Matt Osterman’s brewery, by design, tends to fly under the radar.
Sleeping Giant Brewing Co., which Osterman founded in 2015, is a contract brewery. There’s no taproom, and you won’t find a Sleeping Giant six-pack at the liquor store. The Denver-based company’s facility near I-25 and 6th Avenue produces beer for about 20 other craft brewers, using recipes they provide.
Sleeping Giant’s latest partnership, however, is grabbing headlines. The company said this week that it will take over all non-taproom production, distribution and marketing for Boulder Beer Co., which bills itself as Colorado’s oldest craft brewery.
Boulder Beer, founded in 1979, announced in October that it would stop distribution to a 26-state footprint. The deal with Sleeping Giant cancels that plan, which would have left its beverages available only at its one brewpub in Boulder.
“We put it together super quick, to be honest, since time was of the essence,” Osterman told BusinessDen.
The October announcement was viewed as a result of increasing challenges and competition in the craft beer sector, where more small operators are focusing on taprooms instead of distribution. Osterman, however, said Boulder Beer still has a strong brand.
“It’s no secret that it wasn’t doing as well as it could’ve been, or should’ve been,” he said. “But it’s not like it was a failure, or a sinking ship. I think it needed new energy.”
Osterman said he learned of Boulder Beer’s plan to cease distribution like most people, by reading a news story. But he knew Boulder beer owners Frank and Gina Day, and decided to reach out to see if there was an alternative.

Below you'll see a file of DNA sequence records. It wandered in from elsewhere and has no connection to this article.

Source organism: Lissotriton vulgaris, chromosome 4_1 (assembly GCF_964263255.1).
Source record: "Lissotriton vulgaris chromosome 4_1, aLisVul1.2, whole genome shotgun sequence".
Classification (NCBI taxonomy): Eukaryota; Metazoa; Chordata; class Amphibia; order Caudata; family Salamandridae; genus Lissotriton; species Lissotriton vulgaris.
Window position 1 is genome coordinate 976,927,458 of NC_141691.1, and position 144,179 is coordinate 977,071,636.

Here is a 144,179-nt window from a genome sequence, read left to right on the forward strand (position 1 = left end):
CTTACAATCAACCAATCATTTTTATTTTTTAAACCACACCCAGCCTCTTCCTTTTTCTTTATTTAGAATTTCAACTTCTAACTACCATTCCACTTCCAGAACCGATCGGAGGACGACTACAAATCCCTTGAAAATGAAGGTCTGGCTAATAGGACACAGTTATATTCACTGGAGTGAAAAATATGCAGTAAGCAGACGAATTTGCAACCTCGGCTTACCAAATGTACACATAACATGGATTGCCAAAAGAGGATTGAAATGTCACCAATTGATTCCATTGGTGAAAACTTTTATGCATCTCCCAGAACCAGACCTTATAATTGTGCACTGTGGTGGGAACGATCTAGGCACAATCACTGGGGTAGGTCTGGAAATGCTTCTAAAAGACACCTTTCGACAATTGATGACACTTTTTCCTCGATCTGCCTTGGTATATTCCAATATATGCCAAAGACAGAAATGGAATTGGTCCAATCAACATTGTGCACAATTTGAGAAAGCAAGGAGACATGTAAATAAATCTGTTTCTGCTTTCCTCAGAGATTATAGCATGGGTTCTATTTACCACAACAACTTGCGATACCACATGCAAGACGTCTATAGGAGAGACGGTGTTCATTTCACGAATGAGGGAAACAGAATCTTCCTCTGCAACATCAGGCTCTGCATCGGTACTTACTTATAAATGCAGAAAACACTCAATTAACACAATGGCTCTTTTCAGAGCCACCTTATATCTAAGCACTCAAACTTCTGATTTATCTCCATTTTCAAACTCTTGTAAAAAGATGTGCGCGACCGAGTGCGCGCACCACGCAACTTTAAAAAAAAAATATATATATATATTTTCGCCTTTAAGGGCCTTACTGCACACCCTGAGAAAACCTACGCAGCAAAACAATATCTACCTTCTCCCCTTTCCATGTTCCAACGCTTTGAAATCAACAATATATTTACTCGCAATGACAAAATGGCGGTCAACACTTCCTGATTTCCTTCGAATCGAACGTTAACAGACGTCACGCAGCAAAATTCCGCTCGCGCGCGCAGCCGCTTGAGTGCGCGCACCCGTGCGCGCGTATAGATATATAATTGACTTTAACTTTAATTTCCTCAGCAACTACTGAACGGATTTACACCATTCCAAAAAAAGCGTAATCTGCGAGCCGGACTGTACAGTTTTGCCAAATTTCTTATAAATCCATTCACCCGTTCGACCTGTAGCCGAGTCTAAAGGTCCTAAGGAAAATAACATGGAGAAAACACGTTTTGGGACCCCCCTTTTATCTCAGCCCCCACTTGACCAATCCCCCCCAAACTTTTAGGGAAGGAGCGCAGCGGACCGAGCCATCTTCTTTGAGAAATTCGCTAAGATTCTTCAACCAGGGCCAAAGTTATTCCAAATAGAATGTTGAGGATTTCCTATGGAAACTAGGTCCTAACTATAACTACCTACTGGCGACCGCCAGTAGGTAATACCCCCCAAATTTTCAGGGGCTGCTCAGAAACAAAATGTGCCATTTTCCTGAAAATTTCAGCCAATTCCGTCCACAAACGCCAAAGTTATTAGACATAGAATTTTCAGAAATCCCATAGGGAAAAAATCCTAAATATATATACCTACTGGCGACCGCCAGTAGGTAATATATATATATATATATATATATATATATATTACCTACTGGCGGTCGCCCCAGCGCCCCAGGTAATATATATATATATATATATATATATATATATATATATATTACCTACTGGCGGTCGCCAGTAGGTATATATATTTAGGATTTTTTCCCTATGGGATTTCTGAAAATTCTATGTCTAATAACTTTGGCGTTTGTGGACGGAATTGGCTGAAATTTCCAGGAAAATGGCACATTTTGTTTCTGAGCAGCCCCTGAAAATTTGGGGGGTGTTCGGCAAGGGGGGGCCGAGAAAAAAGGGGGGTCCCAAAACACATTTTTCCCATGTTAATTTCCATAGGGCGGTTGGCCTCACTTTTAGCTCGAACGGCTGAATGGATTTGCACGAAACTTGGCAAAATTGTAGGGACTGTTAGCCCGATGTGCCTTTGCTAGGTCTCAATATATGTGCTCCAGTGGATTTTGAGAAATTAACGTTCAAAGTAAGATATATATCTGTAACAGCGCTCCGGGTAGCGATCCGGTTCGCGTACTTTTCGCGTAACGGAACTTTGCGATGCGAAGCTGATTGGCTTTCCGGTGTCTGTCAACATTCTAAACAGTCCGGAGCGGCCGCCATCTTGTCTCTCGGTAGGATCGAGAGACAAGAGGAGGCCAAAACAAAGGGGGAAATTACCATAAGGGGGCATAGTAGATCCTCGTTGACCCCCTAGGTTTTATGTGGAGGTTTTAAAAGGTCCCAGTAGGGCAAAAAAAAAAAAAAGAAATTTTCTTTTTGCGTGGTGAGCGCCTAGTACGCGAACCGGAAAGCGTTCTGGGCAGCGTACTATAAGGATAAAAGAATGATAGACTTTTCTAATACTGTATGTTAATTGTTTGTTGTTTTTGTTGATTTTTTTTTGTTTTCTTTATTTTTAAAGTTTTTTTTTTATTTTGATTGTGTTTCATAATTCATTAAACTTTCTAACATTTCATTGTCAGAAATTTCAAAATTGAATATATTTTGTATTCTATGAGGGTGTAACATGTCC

“One big piece was just the personalities,” Osterman said of his motivation. “The ability to work with them was a huge draw.”
Osterman also happens to be a Boulder native.
“For me, there’s certainly an emotional piece of it, if you will,” he said.
Boulder Beer has been producing about 16,000 barrels a year. Under the deal, the company will continue brewing some beer in Boulder, which will be sold in the brewpub. Production, however, will be significantly scaled back, with some equipment on the auction block.
Sleeping Giant, meanwhile, will produce the brand’s beer that is bottled and trucked across the country.
Osterman said Boulder Beer has been available in 26 states. Sleeping Giant will continue distributing without interruption to what he called Boulder Beer’s “core markets.” The company still is determining how much of the distribution footprint it will ultimately keep.
Osterman said Sleeping Giant will brew six year-round varieties: Boulder Beer Shake, Mojo, Buffalo Gold, Hazed & Infused, Spaceman and Due East. A seventh variety that had been distributed, Pulp Fusion, is being dropped because of poor sales.
Sleeping Giant also hasn’t determined whether it will manufacture and distribute Boulder Beer’s seasonal varieties.
Part of Boulder Beer’s challenges stemmed from its older brewing facility, Osterman said. Sleeping Giant, meanwhile, has spent millions in recent years to add equipment.
“We saw a big opportunity to improve quality and efficiency … just because of our facility,” he said, adding distributors also will benefit from “operational predictability.”
Osterman declined to specify the financial terms of the deal, but noted it is not an acquisition, as Boulder Beer still owns its brand. But he said he sees a benefit to Sleeping Giant moving beyond pure contract brewing, and gaining experience with distribution and marketing.
“I was thinking about ways that we could improve our value-add proposition for our future clients,” he said.
Sleeping Giant already has begun brewing Boulder Beer and will package it for the first time Wednesday.
Osterman said Sleeping Giant expects to brew about 55,000 barrels in 2020, counting Boulder Beer and the company’s other clients.